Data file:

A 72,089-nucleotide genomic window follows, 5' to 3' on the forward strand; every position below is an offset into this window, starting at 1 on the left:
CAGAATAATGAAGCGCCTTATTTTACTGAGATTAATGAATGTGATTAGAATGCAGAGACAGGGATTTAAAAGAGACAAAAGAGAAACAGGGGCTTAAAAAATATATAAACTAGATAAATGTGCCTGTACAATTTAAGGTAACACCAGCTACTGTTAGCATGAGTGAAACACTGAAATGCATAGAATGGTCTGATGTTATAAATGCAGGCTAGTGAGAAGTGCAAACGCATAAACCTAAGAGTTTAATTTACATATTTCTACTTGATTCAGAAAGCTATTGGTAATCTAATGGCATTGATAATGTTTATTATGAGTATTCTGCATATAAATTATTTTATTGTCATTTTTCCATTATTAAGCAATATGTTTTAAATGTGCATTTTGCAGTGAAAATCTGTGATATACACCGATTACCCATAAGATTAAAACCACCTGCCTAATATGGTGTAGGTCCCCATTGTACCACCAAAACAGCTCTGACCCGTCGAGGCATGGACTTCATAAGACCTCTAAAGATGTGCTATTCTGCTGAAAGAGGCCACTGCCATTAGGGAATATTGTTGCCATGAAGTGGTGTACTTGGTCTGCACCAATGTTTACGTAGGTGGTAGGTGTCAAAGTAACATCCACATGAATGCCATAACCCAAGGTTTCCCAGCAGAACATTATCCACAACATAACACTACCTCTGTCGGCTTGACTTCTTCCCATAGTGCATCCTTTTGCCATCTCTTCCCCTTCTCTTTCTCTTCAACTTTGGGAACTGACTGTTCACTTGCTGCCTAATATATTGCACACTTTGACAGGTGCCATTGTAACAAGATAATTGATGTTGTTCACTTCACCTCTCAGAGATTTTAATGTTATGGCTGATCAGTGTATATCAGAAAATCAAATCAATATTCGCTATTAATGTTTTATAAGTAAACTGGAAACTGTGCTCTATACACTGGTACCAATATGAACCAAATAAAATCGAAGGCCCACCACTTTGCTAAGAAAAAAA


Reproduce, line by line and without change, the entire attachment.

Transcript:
A 72,089-nucleotide genomic window follows, 5' to 3' on the forward strand; every position below is an offset into this window, starting at 1 on the left:
CAGAATAATGAAGCGCCTTATTTTACTGAGATTAATGAATGTGATTAGAATGCAGAGACAGGGATTTAAAAGAGACAAAAGAGAAACAGGGGCTTAAAAAATATATAAACTAGATAAATGTGCCTGTACAATTTAAGGTAACACCAGCTACTGTTAGCATGAGTGAAACACTGAAATGCATAGAATGGTCTGATGTTATAAATGCAGGCTAGTGAGAAGTGCAAACGCATAAACCTAAGAGTTTAATTTACATATTTCTACTTGATTCAGAAAGCTATTGGTAATCTAATGGCATTGATAATGTTTATTATGAGTATTCTGCATATAAATTATTTTATTGTCATTTTTCCATTATTAAGCAATATGTTTTAAATGTGCATTTTGCAGTGAAAATCTGTGATATACACCGATTACCCATAAGATTAAAACCACCTGCCTAATATGGTGTAGGTCCCCATTGTACCACCAAAACAGCTCTGACCCGTCGAGGCATGGACTTCATAAGACCTCTAAAGATGTGCTATTCTGCTGAAAGAGGCCACTGCCATTAGGGAATATTGTTGCCATGAAGTGGTGTACTTGGTCTGCACCAATGTTTACGTAGGTGGTAGGTGTCAAAGTAACATCCACATGAATGCCATAACCCAAGGTTTCCCAGCAGAACATTATCCACAACATAACACTACCTCTGTCGGCTTGACTTCTTCCCATAGTGCATCCTTTTGCCATCTCTTCCCCTTCTCTTTCTCTTCAACTTTGGGAACTGACTGTTCACTTGCTGCCTAATATATTGCACACTTTGACAGGTGCCATTGTAACAAGATAATTGATGTTGTTCACTTCACCTCTCAGAGATTTTAATGTTATGGCTGATCAGTGTATATCAGAAAATCAAATCAATATTCGCTATTAATGTTTTATAAGTAAACTGGAAACTGTGCTCTATACACTGGTACCAATATGAACCAAATAAAATCGAAGGCCCACCACTTTGCTAAGAAAAAAA